Akamai’s latest State of the Internet security report centers around the recent spate of DDoS (distributed denial of service) attacks spearheaded by the infamous Mirai botnet, which has tarnished the reputation of the IoT. The lines between the IoT and the entertainment technology industry are blurring – meaning that the 35% rise in web application attacks in the past year are a major cause for concern, even for our video-centric readers.
The world record Mirai botnet attack of October last year, which reached speeds of 1.5 Tbps, was a cold reminder that the IoT is closer to home than we think. While many focused on security concerns such as the hacking of autonomous vehicles, attackers were targeting everyday connected devices. Deutsche Telekom was the most notable recipient to come under fire, resulting in some 900,000 broadband WiFi routers becoming infected with an adapted form of the botnet, and it won’t be the last major operator to fall victim.
Web applications within browsers, desktops or mobiles are targeted by various methods, including buffer overflows, SQL injection and DDoS attacks, resulting in data security breaches. Web application vectors are considered more tricky to handle and can result in longer lasting damage than just triggering network outages, which are more common in infrastructure-related DDoS attacks.
It comes as no surprise that the US maintained its position as the number-one target country for web application attacks during the first quarter of 2017, as Akamai registered a total of 221 million attacks in the quarter. The US is leagues ahead of Brazil in second place, which was the victim of 24.2 million web applications attacks throughout the last quarter, followed by the UK in third with 14.2 million.
Interestingly, the US saw a 9% fall in the volume of web application attacks compared to the previous quarter, while attacks in Brazil and the UK surged 46% and 30%, respectively.
The US was also naturally the top source country for web application attacks in the quarter, rising from 28% to 34% of attacks sourced, but the report notes that the volume of attack traffic that ostensibly originated from the Netherlands was curious finding. The Netherlands came second with 12.7% of attacks sourced, and Akamai highlights that the large proportion of attacks from a country of just 17 million people is a distinct anomaly.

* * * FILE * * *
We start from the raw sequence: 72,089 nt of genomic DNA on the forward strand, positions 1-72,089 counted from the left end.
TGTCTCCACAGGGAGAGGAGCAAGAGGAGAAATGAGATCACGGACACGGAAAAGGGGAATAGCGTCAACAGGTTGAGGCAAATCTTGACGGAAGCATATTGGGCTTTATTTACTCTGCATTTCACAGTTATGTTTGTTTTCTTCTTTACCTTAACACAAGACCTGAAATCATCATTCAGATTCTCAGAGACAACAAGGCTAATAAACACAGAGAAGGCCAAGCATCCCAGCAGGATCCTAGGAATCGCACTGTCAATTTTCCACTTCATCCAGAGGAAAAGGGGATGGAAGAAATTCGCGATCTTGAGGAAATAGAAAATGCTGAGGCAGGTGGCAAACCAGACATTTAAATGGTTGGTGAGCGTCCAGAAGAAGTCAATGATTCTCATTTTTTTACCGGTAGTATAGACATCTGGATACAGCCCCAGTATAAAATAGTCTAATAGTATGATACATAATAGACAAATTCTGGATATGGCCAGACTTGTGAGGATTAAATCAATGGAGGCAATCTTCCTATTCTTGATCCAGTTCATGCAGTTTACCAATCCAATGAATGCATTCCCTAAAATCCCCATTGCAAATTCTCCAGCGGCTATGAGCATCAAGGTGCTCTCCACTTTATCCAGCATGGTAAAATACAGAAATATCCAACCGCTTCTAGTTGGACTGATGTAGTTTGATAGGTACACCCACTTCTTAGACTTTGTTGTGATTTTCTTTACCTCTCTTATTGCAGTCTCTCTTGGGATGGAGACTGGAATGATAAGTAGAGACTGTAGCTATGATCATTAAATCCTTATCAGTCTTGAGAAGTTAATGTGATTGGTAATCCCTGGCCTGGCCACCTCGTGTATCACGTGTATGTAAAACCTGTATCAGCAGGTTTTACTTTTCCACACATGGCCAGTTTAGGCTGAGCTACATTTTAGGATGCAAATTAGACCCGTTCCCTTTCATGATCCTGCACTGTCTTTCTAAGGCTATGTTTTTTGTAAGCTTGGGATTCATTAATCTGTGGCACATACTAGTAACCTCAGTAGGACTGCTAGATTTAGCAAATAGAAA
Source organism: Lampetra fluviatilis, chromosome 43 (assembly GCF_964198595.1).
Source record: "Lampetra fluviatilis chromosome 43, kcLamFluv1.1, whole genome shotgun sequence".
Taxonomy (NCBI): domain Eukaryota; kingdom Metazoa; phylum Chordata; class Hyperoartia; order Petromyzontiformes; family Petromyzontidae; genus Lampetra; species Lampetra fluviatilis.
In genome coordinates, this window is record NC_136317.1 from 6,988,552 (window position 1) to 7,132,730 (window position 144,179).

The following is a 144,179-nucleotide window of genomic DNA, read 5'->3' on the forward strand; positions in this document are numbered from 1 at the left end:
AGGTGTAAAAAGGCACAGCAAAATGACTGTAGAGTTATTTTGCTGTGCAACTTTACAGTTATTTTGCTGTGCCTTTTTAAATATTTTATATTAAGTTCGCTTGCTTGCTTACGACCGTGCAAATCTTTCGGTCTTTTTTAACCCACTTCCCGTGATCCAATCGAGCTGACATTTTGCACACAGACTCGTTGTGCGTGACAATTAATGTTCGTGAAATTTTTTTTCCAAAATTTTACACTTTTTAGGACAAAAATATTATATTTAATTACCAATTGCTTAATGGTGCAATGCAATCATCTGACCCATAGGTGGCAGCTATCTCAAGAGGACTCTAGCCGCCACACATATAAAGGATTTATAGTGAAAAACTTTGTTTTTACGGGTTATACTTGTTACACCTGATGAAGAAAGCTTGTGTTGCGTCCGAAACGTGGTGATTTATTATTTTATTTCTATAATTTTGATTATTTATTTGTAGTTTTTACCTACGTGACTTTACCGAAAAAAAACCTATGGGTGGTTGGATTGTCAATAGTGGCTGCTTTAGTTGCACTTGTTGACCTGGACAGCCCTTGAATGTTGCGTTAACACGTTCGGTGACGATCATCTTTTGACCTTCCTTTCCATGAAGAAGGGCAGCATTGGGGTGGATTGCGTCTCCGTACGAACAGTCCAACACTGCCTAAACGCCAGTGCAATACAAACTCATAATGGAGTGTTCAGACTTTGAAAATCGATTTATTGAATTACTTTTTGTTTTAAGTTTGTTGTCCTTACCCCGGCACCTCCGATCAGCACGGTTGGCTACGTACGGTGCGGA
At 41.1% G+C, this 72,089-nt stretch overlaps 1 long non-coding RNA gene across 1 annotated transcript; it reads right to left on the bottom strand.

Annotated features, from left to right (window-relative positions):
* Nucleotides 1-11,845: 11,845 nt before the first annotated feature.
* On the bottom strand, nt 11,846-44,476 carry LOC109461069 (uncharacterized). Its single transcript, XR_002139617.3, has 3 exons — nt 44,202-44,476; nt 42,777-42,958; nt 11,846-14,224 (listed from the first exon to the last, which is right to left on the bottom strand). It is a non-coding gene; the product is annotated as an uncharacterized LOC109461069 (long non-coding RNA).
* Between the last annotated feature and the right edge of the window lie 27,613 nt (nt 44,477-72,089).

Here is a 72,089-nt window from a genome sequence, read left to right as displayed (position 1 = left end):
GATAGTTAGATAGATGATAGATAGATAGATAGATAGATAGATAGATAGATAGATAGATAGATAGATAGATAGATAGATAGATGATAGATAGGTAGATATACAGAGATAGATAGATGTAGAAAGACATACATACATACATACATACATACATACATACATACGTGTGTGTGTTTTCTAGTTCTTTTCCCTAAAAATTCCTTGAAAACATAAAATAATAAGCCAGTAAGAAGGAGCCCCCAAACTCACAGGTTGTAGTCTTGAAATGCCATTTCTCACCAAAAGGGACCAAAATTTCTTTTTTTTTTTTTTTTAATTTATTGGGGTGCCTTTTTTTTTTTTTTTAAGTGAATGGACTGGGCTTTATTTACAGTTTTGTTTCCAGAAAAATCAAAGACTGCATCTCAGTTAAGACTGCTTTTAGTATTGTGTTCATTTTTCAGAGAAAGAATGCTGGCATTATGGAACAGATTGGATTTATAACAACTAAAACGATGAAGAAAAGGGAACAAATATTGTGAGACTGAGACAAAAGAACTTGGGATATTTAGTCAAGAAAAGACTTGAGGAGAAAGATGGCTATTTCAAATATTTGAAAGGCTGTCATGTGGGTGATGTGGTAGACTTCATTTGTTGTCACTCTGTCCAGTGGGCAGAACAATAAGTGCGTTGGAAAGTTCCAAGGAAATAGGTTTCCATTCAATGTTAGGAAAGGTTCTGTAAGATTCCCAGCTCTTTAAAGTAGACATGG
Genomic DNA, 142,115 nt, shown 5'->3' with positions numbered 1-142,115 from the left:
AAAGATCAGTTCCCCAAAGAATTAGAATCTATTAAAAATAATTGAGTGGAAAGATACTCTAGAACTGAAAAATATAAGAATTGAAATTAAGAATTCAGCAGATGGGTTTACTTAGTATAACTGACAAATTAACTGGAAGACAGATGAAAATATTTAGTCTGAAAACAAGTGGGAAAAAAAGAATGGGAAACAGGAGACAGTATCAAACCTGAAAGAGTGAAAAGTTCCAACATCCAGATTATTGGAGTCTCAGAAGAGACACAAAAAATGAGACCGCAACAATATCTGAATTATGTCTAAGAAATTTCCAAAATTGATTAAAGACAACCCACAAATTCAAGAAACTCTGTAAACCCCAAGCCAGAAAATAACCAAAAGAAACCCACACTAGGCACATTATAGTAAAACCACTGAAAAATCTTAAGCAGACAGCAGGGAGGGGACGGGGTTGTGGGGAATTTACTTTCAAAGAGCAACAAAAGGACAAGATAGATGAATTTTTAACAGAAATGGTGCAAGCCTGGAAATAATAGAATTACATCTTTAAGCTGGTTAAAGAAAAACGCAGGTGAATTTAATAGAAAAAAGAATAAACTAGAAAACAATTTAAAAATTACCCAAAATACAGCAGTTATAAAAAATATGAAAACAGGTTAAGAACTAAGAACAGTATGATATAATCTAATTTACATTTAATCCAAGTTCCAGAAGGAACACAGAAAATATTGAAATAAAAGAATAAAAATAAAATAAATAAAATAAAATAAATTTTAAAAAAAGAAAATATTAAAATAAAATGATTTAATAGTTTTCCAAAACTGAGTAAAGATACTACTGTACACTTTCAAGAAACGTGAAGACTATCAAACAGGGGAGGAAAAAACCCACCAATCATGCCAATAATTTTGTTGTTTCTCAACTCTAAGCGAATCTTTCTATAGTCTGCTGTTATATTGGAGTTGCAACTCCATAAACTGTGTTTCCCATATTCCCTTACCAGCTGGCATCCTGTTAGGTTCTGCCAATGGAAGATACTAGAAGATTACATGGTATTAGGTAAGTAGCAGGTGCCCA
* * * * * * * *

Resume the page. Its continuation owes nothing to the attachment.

Despite the huge scale of individual DDoS attacks over the past six-months, and the widespread media attention that has accompanied them, Akamai found that the overall volume of DDoS attacks actually decreased, whereas the amount of traffic in reflection attacks increased significantly.
Reflection attacks are much more difficult to track back to the botnets that originate the attacks, according to Akamai, and arise when attackers make requests to servers using DNS, NTP and other protocols, which are detected as legitimate requests, not as threats. This results in the attacker being able to send a surge of traffic to a target.
One revelation uncovered by Akamai in the last quarter was a new reflection attack vector called Connectionless Lightweight Directory Access Protocol (CLDAP), which has been observed producing DDoS attacks comparable to DNS reflection – with most attacks exceeding 1 Gbps. Little is known about this fledgling attack vector, but Akamai has published a CLDAP DDoS threat advisory, following the detection and mitigation of 50 CLDAP reflection attacks since October 2016.
So called mega attacks, those topping 100 Gbps, will continue to rise and have an outsized impact on DDoS trends in the coming years, states the report. A mega attack might sound daunting, but Akamai reassures readers that large scale attacks are outliers that represent the limits businesses must be prepared to defend against.
The report suggests that a potential way for enterprises to eliminate weaknesses within business is to enforce a no BYOD (bring your own device) polcy, dubbed “BYODon’t.” Unmanaged personal devices raise the security risk, with a multitude of potentially vulnerable devices entering a building, from mobiles to wearables or even the connected coffee machine, but BYODon’t is becoming much harder to implement when both the endpoints and the resources that employees are accessing are outside of the corporate perimeter.
Guest author of the report, Wendy Nather, Principal Security Strategist at DUO Security, commented, “our interaction with the internet has evolved to anytime, anywhere, using any device and software, for any purpose. That means that enterprises have to address the security issues in ways that don’t rely exclusively on traditional boundaries (“our network,” “our software,” “our hardware”). And they have to be able to distinguish business data from personal data, which were created at the same time of day, in the same location, using the same applications, and stored in the same formats on the same hardware and services. Users expect a seamless experience that doesn’t require them to sacrifice a chicken every time they switch between corporate and personal contexts – and they deserve one.”